2. When you press the seizure button, a nurse will come into your room. If you are unconscious or having a convulsion, the nurse will take measures to keep you safe during the seizure. If you are awake, the nurse might ask you what caused you to press the button; or she might ask you to remember some words, move your arms or legs, or other neurological tests. Please cooperate with these tests; if we see that you don't do what the nurse asked you to, we'll assume it's because you couldn't do it at that time.
How do I know when to press the seizure button?
* Every time you feel an aura or warning, press the seizure button.
* Did something happen and you're not sure if it was a seizure? Press the button — this is the time to find out what that funny twitch was.
* Did you wake up and feel tired and sore, like you usually do after your seizure? Press the button. (This helps us, even if it was way after the seizure, because when we go back to search we at least know that the seizure happened before you pressed the button.)
* Not pressing the button can make it difficult for the doctors to find the seizure in the recording.
What if I don't press the button for my seizure?
We have a couple other ways of finding your seizure. There is always someone watching the camera, so if your seizure makes your body shake, there is a good chance we'll see it. Our computer is always analyzing the brainwaves, and it might be able to recognize a seizure.
Can I get up and walk around?
Because we're trying to make you have a seizure by reducing your anticonvulsant medication, keep you awake all night, or use other means to provoke your usual seizures, we encourage you stay within the view of the camera. Plan to spend most of your time in bed or sitting up in a padded chair that's in every room.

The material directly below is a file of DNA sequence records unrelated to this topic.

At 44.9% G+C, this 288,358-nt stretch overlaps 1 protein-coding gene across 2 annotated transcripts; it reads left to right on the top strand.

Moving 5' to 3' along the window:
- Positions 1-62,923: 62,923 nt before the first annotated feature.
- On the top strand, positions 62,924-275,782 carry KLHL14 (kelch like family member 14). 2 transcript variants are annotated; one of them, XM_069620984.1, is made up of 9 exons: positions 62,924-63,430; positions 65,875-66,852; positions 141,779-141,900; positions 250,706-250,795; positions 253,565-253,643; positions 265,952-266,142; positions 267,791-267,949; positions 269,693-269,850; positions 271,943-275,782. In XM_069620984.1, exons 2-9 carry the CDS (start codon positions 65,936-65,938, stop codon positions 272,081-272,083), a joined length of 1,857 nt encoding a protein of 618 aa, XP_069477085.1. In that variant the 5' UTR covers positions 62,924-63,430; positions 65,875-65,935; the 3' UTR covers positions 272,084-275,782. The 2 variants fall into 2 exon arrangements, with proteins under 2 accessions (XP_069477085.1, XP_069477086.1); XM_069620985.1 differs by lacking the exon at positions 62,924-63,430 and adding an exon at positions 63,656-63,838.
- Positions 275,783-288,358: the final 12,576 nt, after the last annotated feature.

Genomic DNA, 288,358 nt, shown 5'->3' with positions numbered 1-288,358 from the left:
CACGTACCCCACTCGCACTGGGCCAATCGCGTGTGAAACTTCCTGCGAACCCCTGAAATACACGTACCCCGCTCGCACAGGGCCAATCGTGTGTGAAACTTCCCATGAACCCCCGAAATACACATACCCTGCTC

For children, there are specific, dedicated hours when patients connected to video EEG can go to the playroom and still be monitored. These hours may change daily and are subject to available staffing. Please ask your nurse about these special hours upon arrival.
May I have visitors?
Yes, we encourage this. One person, a family member or close friend, can plan to stay overnight with you and be present at all times. If this person can recognize your usual seizures, he or she can press the "seizure button," and this can be a great help to us, especially if you don't always know when you've had your seizure. Other visitors can come during normal hospital visiting hours which are between 11am - 8pm.
We are here to help you at all times.
Nothing we do is meant to make you uncomfortable. However, from time to time people do get uncomfortable during their stay. Please talk to you nurse or doctor if you feel restless.
Sometimes we change medication doses — medicines you may have been used to taking for years — very rapidly. This can cause chemical changes in your brain, leading to anxiety, nervousness or even a feeling of depression. If this occurs, please let us know.
Please plan on staying for at least a week. Planning ahead makes things go more smoothly. In particular, if we've reduced your anticonvulsant medicine, we don't think it's safe for you to leave the hospital immediately. Some medicines can be given intravenously, for a quick return to safe med levels and discharge from the hospital a few hours later. With others, though, we feel the safest way is to give two or even three of your usual doses over a 24 hour period, and let you go home only after that time has gone by.
Please call us with any questions.
Our rooms become quite full. It is very important you make every effort to keep this appointment in order to avoid delays of your treatment. If you have questions before your appointment, please contact our Scheduling Coordinator, Roselyn Sigua at 415.353.9851, or our clinical epilepsy nurse, Maritza Lopez at 415.353.2437.